Jack Trueman’s Dale is the working-class handyman who aspires for a life with the pen rather than his toolkit, and Trueman’s larger than life characterisation makes Dale’s character standout in this loudmouth performance. Dale’s simplistic yet desperate approach to life is surprisingly tender, even if a little shocking, as he reveals a few more truths than he should late in the play.

The final character in the writing group is Harry Visinoni’s Morgan. Swaggering in upon Morgan is the closest the play comes to absurdism, as Morgan’s writing style, and jarring switches to rhyme, is a reminder that comedy can be anarchic too. Visinoni’s control of his lines brings a lyrical quality to these rhymes, but what is also strong is how Visinoni’s characterisation helps us to understand the root of Morgan’s problems and frustrations, which comes out in a surreal yet sad way in Act Two.

Taking its title from a concept that most writers try to avoid (‘jumping the shark’ refers to when a show abandons its roots in order to chase a different kind of story), the play largely achieves its aims in paying homage to some of the most iconic sitcoms while creating a comedy itself. The ploddy first half, short and limited on laughs, is made up for by a fun and genuinely amusing second half that plays well with the tropes of comedy in this very meta production. Jumping the Shark is a simple production which leans heavily on its actors to earn the laughs, but by the end is deserving of the applause.

Runs until 25 February 2023, then continues to tour

The Reviews Hub Score

A fun night

Show More
Photo of The Reviews Hub - London

The Reviews Hub - London

The Reviews Hub London is under the acting editorship of Richard Maguire. The Reviews Hub was set up in 2007. Our mission is to provide the most in-depth, nationwide arts coverage online.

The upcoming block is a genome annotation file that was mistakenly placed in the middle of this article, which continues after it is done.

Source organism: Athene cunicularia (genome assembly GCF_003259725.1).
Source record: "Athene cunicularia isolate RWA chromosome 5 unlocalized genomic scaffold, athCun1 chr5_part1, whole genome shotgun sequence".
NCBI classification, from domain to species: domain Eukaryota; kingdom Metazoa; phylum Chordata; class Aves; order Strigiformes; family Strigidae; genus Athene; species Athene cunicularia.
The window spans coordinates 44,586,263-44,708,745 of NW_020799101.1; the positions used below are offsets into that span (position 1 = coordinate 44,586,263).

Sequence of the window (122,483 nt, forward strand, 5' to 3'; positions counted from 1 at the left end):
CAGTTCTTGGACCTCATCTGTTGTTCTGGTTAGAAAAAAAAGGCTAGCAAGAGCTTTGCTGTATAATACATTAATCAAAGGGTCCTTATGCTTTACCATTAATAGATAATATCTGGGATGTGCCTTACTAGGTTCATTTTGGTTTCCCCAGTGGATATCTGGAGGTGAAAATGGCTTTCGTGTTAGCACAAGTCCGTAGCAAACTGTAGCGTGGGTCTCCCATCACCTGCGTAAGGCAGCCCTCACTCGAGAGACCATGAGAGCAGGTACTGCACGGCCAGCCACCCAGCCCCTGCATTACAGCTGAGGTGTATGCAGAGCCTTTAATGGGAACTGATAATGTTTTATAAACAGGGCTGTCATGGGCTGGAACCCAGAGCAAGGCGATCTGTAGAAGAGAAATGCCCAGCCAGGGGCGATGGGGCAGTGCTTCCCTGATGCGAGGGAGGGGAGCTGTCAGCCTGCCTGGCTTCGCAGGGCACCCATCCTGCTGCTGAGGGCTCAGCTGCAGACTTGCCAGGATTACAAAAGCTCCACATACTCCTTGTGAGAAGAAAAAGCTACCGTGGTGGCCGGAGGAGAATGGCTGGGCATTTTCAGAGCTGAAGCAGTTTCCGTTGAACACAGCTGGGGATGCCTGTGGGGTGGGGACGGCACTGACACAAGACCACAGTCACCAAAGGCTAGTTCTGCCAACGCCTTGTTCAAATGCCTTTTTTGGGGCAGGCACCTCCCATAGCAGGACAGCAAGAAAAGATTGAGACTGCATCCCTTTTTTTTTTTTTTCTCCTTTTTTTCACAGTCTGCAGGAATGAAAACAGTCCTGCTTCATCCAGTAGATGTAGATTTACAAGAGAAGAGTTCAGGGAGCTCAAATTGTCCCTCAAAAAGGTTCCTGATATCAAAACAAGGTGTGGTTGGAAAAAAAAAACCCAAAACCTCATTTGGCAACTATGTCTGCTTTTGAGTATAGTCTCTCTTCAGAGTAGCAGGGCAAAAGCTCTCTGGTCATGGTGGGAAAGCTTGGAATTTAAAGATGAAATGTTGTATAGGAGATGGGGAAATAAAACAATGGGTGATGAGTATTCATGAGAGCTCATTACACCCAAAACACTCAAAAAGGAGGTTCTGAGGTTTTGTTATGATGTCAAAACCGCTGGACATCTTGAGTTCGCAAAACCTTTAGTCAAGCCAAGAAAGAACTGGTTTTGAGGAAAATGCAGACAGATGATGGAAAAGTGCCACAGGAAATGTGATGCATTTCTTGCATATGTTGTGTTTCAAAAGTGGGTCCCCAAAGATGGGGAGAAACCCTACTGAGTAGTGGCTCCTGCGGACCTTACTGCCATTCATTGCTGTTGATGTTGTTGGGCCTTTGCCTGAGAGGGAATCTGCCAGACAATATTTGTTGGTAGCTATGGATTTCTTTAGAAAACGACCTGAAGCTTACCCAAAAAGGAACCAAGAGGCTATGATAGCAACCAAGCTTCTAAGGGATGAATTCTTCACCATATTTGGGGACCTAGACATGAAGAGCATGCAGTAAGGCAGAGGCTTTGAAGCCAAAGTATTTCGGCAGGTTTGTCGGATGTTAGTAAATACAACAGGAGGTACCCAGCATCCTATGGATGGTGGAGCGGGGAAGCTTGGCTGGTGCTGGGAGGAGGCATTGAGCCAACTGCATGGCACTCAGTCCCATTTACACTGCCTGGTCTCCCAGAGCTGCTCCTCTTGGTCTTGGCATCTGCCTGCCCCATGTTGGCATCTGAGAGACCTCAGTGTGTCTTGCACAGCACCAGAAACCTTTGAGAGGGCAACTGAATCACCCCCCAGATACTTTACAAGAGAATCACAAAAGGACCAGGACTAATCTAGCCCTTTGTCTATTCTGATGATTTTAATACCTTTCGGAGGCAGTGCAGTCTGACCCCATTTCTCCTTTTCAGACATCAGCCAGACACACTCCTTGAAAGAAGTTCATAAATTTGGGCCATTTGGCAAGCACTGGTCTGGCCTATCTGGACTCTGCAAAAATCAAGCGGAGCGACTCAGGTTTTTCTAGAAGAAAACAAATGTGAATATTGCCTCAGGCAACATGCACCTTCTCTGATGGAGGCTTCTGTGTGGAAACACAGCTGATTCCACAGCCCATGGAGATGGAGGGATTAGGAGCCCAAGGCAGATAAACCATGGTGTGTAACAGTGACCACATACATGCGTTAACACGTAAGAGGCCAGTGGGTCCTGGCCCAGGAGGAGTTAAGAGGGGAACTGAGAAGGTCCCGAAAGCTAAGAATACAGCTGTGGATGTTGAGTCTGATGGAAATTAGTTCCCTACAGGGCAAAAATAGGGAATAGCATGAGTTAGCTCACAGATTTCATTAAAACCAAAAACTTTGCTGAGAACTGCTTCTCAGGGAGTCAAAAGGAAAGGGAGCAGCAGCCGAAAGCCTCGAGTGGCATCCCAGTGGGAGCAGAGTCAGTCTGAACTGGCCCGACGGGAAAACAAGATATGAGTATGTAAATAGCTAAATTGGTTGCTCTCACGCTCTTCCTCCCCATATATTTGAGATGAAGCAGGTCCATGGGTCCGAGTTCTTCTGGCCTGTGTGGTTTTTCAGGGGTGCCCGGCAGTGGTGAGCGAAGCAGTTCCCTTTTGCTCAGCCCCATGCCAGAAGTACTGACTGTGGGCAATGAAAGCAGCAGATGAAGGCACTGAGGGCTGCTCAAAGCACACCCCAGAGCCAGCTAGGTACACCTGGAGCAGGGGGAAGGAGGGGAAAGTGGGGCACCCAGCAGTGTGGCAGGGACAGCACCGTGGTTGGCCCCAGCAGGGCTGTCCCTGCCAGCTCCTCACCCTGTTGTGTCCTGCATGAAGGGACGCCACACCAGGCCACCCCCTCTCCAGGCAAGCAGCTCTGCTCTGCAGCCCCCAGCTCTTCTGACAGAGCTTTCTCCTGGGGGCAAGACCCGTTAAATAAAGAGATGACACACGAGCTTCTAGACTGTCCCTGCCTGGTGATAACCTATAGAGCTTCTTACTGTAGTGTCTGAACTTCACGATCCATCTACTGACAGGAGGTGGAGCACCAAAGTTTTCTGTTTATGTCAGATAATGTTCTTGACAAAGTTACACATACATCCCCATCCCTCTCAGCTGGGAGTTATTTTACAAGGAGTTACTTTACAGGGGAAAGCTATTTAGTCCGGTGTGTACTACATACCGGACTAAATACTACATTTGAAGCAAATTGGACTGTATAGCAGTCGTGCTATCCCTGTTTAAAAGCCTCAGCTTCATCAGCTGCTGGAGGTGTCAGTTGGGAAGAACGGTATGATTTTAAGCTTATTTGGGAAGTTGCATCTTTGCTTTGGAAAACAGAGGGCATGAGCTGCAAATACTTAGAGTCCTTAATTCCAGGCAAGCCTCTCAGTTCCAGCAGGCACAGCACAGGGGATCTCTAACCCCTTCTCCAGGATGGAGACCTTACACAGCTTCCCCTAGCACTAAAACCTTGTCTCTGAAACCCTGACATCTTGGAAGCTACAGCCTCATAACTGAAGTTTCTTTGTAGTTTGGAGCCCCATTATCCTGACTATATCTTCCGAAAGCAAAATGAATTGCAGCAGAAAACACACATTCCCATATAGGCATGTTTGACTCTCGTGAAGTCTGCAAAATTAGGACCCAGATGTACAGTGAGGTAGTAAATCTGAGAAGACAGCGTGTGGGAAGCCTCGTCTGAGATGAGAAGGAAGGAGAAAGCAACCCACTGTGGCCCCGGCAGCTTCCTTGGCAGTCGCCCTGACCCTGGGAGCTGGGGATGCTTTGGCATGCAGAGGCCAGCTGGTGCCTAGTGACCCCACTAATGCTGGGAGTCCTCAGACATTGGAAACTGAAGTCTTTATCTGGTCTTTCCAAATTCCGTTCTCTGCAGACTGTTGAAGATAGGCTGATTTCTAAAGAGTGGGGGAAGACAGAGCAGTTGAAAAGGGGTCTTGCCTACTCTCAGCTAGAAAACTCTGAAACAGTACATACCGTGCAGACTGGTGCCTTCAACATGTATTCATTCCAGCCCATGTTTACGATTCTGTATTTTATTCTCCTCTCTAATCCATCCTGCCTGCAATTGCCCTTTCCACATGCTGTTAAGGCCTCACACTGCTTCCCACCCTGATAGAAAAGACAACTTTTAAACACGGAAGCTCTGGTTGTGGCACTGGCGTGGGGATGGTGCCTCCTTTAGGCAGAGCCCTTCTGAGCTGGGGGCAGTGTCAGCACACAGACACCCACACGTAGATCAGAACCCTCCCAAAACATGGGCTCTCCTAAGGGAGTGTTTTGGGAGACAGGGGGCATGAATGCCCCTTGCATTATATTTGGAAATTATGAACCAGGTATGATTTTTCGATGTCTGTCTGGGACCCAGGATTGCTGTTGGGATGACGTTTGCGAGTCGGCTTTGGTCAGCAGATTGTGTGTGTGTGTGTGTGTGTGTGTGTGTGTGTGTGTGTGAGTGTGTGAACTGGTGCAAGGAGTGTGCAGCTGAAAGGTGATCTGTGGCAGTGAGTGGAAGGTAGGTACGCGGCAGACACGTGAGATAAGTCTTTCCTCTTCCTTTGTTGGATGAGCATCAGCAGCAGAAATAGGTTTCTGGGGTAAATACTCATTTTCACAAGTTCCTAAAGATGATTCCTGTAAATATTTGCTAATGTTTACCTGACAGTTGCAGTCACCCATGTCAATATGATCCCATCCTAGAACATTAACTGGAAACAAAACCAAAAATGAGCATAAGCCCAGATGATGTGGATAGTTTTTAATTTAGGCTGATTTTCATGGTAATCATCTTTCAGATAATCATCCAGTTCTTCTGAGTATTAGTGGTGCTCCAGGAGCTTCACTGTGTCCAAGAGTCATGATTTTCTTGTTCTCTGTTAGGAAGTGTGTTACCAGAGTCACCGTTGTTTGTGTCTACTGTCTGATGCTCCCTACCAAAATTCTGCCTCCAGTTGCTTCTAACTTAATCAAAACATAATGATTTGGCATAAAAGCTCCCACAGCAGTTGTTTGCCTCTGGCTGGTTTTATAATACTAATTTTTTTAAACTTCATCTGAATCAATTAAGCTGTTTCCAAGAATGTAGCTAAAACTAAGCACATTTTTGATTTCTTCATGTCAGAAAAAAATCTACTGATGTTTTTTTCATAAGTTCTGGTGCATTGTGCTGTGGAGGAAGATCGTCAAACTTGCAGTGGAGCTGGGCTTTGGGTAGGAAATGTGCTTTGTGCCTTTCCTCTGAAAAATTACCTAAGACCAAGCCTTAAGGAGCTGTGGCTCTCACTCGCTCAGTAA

Related Articles


  1. 1st half was good, 2nd half more ploddy (not sure that’s a word). Acting was good. The play’s plot itself failed to land drama of Frank’s life (a fish based sitcom episode being surreal rather than jumping the shark and could have been brilliant, e.g. episode of breaking bad with the fly trapped in the lab) and totally failing to explain amy/Frank’s tension over him lying about his whereabouts for 20 years and then stealing her idea for a sitcom? Actor playing Frank was brilliant and could have landed the dramatic content of the play but didn’t have enough substance to work with. Guess all the conflict with his writing partner wasn’t shown, nor was his initial brilliant collaboration with amy and the original idea (why did he not remember her?). However all cast brilliant though and managed to make it funny and enjoyable on the whole. Just felt it could have been really good / mkre dramatic with further development of the play itself. Just my opinion though and obviously I don’t know anything! Lovely theatre / staff too at the Orchard, though drinks a bit pricey 14.70 for wine/pint and over 8 for 2 teas and jaffa cakes!

  2. Not sure if you watched a different play ? We found it a really difficult watch. Half the actors were very difficult to hear and the plot was uninspiring. Don’t think it made me laugh once.
    Actually felt as if the actors had given up and the fact they were performing to a less than 1/2 empty theatre can’t have helped them. I’d be amazed if it’s current tour was extended. Totally uninspiring.

Back to top button
The Reviews Hub